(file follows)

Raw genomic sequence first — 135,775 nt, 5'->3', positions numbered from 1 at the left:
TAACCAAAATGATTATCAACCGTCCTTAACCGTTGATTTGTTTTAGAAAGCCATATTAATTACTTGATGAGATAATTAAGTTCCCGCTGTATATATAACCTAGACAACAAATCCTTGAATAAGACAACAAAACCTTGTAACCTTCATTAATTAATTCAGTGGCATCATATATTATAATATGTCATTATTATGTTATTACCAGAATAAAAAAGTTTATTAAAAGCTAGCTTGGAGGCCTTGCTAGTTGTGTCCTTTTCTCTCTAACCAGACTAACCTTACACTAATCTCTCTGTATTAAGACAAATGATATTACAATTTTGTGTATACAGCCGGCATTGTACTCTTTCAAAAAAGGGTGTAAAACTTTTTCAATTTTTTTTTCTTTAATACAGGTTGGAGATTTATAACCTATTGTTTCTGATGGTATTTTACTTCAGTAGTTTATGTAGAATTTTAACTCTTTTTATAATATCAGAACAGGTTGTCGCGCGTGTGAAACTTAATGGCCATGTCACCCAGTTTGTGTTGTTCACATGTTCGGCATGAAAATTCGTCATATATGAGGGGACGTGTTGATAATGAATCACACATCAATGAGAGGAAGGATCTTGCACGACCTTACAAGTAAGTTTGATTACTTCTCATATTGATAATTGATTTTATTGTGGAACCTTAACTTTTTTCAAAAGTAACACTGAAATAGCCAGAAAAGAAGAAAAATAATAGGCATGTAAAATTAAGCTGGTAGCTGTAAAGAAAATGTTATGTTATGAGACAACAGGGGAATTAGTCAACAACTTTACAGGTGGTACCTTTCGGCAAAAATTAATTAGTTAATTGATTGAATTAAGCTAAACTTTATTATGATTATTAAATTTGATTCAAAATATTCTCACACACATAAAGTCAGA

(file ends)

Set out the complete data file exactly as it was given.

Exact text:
Raw genomic sequence first — 135,775 nt, 5'->3', positions numbered from 1 at the left:
TAACCAAAATGATTATCAACCGTCCTTAACCGTTGATTTGTTTTAGAAAGCCATATTAATTACTTGATGAGATAATTAAGTTCCCGCTGTATATATAACCTAGACAACAAATCCTTGAATAAGACAACAAAACCTTGTAACCTTCATTAATTAATTCAGTGGCATCATATATTATAATATGTCATTATTATGTTATTACCAGAATAAAAAAGTTTATTAAAAGCTAGCTTGGAGGCCTTGCTAGTTGTGTCCTTTTCTCTCTAACCAGACTAACCTTACACTAATCTCTCTGTATTAAGACAAATGATATTACAATTTTGTGTATACAGCCGGCATTGTACTCTTTCAAAAAAGGGTGTAAAACTTTTTCAATTTTTTTTTCTTTAATACAGGTTGGAGATTTATAACCTATTGTTTCTGATGGTATTTTACTTCAGTAGTTTATGTAGAATTTTAACTCTTTTTATAATATCAGAACAGGTTGTCGCGCGTGTGAAACTTAATGGCCATGTCACCCAGTTTGTGTTGTTCACATGTTCGGCATGAAAATTCGTCATATATGAGGGGACGTGTTGATAATGAATCACACATCAATGAGAGGAAGGATCTTGCACGACCTTACAAGTAAGTTTGATTACTTCTCATATTGATAATTGATTTTATTGTGGAACCTTAACTTTTTTCAAAAGTAACACTGAAATAGCCAGAAAAGAAGAAAAATAATAGGCATGTAAAATTAAGCTGGTAGCTGTAAAGAAAATGTTATGTTATGAGACAACAGGGGAATTAGTCAACAACTTTACAGGTGGTACCTTTCGGCAAAAATTAATTAGTTAATTGATTGAATTAAGCTAAACTTTATTATGATTATTAAATTTGATTCAAAATATTCTCACACACATAAAGTCAGA